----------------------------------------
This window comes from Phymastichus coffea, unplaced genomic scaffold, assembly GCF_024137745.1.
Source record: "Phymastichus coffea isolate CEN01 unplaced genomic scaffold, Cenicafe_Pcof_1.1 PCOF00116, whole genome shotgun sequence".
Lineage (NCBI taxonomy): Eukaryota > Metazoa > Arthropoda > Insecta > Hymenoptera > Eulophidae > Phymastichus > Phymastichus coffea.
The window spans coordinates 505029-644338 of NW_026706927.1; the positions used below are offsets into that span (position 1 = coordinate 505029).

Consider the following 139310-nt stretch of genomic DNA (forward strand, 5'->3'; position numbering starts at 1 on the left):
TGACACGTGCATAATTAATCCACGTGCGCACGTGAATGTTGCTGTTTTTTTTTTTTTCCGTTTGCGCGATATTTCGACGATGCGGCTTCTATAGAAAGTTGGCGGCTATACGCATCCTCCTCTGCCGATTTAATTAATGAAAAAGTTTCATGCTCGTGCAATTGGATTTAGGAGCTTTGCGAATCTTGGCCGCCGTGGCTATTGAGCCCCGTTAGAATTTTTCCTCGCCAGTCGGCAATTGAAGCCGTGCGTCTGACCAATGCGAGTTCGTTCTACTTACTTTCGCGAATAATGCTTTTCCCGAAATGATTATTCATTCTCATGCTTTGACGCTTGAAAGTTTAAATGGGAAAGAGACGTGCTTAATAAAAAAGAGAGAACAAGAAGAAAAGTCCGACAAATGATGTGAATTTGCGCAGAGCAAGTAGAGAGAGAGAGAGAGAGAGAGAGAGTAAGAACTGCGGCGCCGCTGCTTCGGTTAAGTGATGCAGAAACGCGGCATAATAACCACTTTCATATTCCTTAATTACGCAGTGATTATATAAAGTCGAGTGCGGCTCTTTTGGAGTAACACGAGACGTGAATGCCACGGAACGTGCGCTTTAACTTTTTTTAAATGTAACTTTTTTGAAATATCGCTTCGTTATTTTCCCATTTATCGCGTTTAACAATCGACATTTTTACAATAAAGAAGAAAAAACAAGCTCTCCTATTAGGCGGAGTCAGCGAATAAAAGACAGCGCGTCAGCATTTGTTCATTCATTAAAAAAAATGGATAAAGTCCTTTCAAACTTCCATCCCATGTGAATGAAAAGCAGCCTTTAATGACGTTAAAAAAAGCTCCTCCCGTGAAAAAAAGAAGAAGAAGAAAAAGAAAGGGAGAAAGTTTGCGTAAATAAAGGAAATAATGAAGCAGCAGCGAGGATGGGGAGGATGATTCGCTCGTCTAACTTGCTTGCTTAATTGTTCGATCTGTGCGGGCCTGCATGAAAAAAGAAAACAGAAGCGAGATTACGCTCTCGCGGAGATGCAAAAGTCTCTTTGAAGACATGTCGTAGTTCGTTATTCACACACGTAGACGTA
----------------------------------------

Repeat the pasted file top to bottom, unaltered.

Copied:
This window comes from Phymastichus coffea, unplaced genomic scaffold, assembly GCF_024137745.1.
Source record: "Phymastichus coffea isolate CEN01 unplaced genomic scaffold, Cenicafe_Pcof_1.1 PCOF00116, whole genome shotgun sequence".
Lineage (NCBI taxonomy): Eukaryota > Metazoa > Arthropoda > Insecta > Hymenoptera > Eulophidae > Phymastichus > Phymastichus coffea.
The window spans coordinates 505029-644338 of NW_026706927.1; the positions used below are offsets into that span (position 1 = coordinate 505029).

Consider the following 139310-nt stretch of genomic DNA (forward strand, 5'->3'; position numbering starts at 1 on the left):
TGACACGTGCATAATTAATCCACGTGCGCACGTGAATGTTGCTGTTTTTTTTTTTTTCCGTTTGCGCGATATTTCGACGATGCGGCTTCTATAGAAAGTTGGCGGCTATACGCATCCTCCTCTGCCGATTTAATTAATGAAAAAGTTTCATGCTCGTGCAATTGGATTTAGGAGCTTTGCGAATCTTGGCCGCCGTGGCTATTGAGCCCCGTTAGAATTTTTCCTCGCCAGTCGGCAATTGAAGCCGTGCGTCTGACCAATGCGAGTTCGTTCTACTTACTTTCGCGAATAATGCTTTTCCCGAAATGATTATTCATTCTCATGCTTTGACGCTTGAAAGTTTAAATGGGAAAGAGACGTGCTTAATAAAAAAGAGAGAACAAGAAGAAAAGTCCGACAAATGATGTGAATTTGCGCAGAGCAAGTAGAGAGAGAGAGAGAGAGAGAGAGAGTAAGAACTGCGGCGCCGCTGCTTCGGTTAAGTGATGCAGAAACGCGGCATAATAACCACTTTCATATTCCTTAATTACGCAGTGATTATATAAAGTCGAGTGCGGCTCTTTTGGAGTAACACGAGACGTGAATGCCACGGAACGTGCGCTTTAACTTTTTTTAAATGTAACTTTTTTGAAATATCGCTTCGTTATTTTCCCATTTATCGCGTTTAACAATCGACATTTTTACAATAAAGAAGAAAAAACAAGCTCTCCTATTAGGCGGAGTCAGCGAATAAAAGACAGCGCGTCAGCATTTGTTCATTCATTAAAAAAAATGGATAAAGTCCTTTCAAACTTCCATCCCATGTGAATGAAAAGCAGCCTTTAATGACGTTAAAAAAAGCTCCTCCCGTGAAAAAAAGAAGAAGAAGAAAAAGAAAGGGAGAAAGTTTGCGTAAATAAAGGAAATAATGAAGCAGCAGCGAGGATGGGGAGGATGATTCGCTCGTCTAACTTGCTTGCTTAATTGTTCGATCTGTGCGGGCCTGCATGAAAAAAGAAAACAGAAGCGAGATTACGCTCTCGCGGAGATGCAAAAGTCTCTTTGAAGACATGTCGTAGTTCGTTATTCACACACGTAGACGTA